Credit card holders can enjoy a 'buy now, pay later' option on hardware products
With the debut of a high-yield savings account that offers a 4.15% annual percentage rate, Apple Inc. entered the race for bank deposits on Monday.
Thanks to a partnership between the company and Goldman Sachs, high-yield savings accounts and the ability to purchase now, pay later on certain of Apple's hardware items are now available to customers. These choices are a part of Apple's efforts to make the iPhone into a digital wallet that can help customers stay engaged to the software ecosystem that powers its gadgets.
According to the Wall Street Journal report, the Federal Deposit Insurance Corp. provides protection for the savings accounts, with no minimum deposit requirement, and a maximum balance of $250,000.
Apple has greater competition when it comes to savings accounts even if Apple Pay is a leader in the digital payment space. Money must first be moved to a bank account or Apple Cash before it can be spent straight from the Apple savings account.
Although Apple's rate of 4.15% is greater than that of a typical savings account, some online banks offer rates as high as 5% APY. Lower rates of 3.75% and 3.9% are available on well-known high-yield savings programs from Ally Bank and Marcus by Goldman Sachs.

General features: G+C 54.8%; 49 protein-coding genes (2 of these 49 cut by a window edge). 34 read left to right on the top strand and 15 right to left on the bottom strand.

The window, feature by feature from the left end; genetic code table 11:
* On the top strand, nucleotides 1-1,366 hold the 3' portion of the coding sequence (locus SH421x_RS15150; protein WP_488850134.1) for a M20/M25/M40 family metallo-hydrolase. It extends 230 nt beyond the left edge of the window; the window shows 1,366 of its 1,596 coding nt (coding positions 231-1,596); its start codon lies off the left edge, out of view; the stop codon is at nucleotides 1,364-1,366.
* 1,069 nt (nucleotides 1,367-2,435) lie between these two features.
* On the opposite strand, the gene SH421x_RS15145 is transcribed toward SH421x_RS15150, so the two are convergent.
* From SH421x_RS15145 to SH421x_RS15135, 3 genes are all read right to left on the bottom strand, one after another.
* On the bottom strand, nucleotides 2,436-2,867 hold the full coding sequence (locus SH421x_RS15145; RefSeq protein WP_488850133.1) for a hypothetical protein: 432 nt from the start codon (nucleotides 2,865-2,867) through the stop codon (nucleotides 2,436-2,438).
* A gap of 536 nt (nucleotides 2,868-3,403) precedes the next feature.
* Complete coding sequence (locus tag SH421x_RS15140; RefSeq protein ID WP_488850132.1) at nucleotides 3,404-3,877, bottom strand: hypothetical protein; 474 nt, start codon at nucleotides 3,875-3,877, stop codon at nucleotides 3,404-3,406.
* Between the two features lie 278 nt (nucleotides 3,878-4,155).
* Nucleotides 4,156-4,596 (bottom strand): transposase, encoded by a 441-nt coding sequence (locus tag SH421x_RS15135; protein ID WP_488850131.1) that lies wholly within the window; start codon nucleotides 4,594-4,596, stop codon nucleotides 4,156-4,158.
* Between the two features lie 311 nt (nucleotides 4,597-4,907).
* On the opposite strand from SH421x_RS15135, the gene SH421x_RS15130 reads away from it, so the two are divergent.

Due to worries about the soundness of the banking sector following the failure of Silicon Valley Bank, Apple's established brand awareness may be alluring to new clients, according to Yiming Ma, assistant professor of finance at Columbia University.
“I think what is special in this case is Apple is Apple,” Prof. Ma said. “Everyone knows what Apple is, and many people already have an Apple Card.”
To develop authentic digital driver's licenses, Apple collaborated with certain states in the United States. Sales from App Store commissions and payments from Alphabet Inc. for Google to be the default browser are also included in the company's services unit's reported revenue along with the sales from these products.
The revenue from services increased by 14% to $78 billion in the fiscal year that ended in September.